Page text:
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There was an especially sharp reduction with pedestrians and cyclists getting struck by cars, according to a new report. The art projects include things like intersection murals and colorfully painted crosswalks.
Vehicle crashes involving pedestrians and cyclists fell by 50% and total crashes by 17% on streets with artistic design features, according to a new report from Bloomberg Philanthropies that looks at 17 sites.
The report details an analysis comparing crash rates and real-time behavior of pedestrians and motorists at the asphalt art sites before and after the projects were installed. The study included at least two years of data. It also looked at video footage of motorists and pedestrians at five art projects installed in 2021 as part of the Bloomberg Philanthropies’ Asphalt Art Initiative.
In addition to the crash reductions, the analysis found there was a:
- 37% decrease in the rate of crashes leading to injuries.
- 27% increase in the frequency of drivers immediately yielding to pedestrians with the right of way.
- 25% decrease in pedestrian crossings involving a conflict with drivers.
- 38% decrease in pedestrians crossing against the walk signal.
The number of people killed in traffic crashes while they were walking shot up 17% in the first half of 2021, compared to a similar period the year before, according to a March report from the Governors Highway Safety Association. The toll of pedestrians killed by drivers rose to 3,441 people in early 2021.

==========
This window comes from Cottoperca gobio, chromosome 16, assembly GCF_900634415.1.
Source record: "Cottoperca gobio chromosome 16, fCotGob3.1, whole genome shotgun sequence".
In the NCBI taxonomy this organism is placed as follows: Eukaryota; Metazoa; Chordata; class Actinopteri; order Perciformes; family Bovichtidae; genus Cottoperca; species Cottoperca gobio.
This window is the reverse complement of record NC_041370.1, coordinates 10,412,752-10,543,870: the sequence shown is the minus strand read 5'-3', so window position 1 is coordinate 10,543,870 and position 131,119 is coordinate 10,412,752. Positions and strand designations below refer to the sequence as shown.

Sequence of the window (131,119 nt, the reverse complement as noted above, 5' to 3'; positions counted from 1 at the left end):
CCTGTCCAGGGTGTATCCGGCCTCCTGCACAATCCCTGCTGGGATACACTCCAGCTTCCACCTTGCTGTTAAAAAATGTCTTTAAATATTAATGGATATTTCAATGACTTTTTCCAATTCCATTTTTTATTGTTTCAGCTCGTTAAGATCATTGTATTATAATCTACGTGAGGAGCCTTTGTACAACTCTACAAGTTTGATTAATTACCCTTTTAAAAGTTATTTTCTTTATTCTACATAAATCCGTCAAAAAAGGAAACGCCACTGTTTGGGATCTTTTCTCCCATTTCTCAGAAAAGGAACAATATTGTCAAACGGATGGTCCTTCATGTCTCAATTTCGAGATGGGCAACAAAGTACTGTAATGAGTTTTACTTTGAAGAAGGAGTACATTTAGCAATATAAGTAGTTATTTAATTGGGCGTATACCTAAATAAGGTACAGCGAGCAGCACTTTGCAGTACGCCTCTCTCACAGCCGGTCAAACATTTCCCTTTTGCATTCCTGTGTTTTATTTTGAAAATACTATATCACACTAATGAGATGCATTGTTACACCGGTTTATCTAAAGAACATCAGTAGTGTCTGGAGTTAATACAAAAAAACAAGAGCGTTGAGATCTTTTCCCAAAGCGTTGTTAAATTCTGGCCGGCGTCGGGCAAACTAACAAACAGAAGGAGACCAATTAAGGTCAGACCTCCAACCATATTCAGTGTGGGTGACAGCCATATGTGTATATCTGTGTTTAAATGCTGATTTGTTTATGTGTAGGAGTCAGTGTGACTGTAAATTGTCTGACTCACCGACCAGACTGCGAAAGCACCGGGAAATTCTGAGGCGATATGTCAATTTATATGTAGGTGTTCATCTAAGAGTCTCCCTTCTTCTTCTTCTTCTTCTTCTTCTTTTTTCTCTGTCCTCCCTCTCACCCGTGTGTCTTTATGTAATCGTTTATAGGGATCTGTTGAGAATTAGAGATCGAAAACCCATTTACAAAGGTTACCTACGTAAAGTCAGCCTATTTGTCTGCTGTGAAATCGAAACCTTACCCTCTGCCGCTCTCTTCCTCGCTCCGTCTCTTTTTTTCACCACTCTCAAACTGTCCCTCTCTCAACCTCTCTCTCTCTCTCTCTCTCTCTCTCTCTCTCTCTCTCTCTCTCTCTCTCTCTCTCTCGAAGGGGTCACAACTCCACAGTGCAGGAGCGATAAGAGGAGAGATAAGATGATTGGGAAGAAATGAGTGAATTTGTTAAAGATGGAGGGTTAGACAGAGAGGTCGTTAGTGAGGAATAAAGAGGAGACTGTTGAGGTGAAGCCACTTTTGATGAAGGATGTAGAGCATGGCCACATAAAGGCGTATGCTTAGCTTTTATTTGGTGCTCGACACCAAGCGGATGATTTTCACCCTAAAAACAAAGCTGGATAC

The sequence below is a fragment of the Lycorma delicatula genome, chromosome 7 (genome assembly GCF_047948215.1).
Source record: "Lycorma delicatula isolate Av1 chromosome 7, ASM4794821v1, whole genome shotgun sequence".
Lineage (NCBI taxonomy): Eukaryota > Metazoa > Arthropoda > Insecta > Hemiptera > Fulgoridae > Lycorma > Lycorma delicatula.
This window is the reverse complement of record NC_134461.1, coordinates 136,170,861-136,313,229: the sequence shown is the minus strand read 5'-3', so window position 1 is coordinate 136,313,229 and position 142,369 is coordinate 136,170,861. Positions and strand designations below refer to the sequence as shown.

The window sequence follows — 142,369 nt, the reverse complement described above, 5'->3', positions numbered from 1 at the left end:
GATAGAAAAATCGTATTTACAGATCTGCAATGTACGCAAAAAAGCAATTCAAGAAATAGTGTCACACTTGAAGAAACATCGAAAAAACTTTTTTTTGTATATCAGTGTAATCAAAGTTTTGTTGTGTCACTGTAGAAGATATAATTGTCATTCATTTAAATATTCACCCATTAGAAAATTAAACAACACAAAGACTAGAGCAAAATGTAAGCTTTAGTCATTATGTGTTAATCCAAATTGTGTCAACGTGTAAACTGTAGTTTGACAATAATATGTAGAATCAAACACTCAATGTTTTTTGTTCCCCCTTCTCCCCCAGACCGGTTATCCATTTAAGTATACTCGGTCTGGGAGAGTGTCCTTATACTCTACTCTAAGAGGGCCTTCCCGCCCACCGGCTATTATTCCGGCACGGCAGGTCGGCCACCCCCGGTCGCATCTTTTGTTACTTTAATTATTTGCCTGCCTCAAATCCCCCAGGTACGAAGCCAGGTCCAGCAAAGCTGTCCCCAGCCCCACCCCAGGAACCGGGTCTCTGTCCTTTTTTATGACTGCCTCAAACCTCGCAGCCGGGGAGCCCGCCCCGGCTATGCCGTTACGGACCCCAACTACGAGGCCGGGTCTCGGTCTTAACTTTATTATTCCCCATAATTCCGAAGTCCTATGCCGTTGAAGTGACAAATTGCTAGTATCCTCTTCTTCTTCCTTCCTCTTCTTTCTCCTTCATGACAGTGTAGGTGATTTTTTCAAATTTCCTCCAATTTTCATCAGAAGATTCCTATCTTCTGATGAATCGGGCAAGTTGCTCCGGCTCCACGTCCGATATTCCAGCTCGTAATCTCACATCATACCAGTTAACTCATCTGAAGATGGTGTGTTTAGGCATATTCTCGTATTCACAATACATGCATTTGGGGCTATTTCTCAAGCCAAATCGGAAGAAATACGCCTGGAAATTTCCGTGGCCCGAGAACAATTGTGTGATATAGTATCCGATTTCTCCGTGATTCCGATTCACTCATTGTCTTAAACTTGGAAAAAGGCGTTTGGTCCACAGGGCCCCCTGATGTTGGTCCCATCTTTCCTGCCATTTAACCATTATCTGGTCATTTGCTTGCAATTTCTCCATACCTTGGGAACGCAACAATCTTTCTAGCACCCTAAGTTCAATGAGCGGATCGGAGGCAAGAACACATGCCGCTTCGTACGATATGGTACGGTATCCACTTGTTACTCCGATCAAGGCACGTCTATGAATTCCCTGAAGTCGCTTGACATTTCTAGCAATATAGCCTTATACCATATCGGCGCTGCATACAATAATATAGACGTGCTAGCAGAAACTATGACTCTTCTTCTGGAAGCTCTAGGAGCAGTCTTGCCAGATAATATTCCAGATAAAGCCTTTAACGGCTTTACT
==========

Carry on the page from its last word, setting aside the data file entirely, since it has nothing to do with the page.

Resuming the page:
The Bloomberg Philanthropies’ Asphalt Art Initiative provides funds and technical support for arts-driven street redesigns. The art projects are intended to improve safety by increasing the visibility of pedestrian spaces and crosswalks, promoting more walkability, and encouraging drivers to slow down and be more alert for pedestrians and cyclists.
The initiative provides up to $25,000 for projects in U.S. cities that use art and design “to improve street safety, revitalize public spaces, and engage residents.” In 2020, 16 cities received grants and in September 2021, 26 cities were awarded grants to install their projects in 2022-23.
Intersection murals, crosswalk art, painted plazas and sidewalk extensions have existed for years in American cities and are growing in popularity in communities across the world, the report says.
The transformation of the roads and intersections is paying off. For example, a new intersection in Kansas City, Missouri that received an Asphalt Arts Initiative grant reduced overall vehicle speeds by 45%, shortened pedestrian crossing distances by 50%, and reduced noise levels by 10 to 12 decibels, according to survey data from the city.
“Whether it’s the art alone or the stop signs alone, there’s a safety benefit, but combining the two is when the impact is fully realized," DuRon Netsell, the head of the Kansas City, Missouri-based Street Smarts Design + Build who worked on the intersection project, told Route Fifty last year. "They work tremendously well together.”
The Bloomberg Philanthropies report addresses the need for impact analysis by comparing crash rates in 17 cities in five states and the real-time behavior of pedestrians and motorists before and after the projects were installed. For more information from the report click here.
Andre Claudio is an assistant editor at Route Fifty.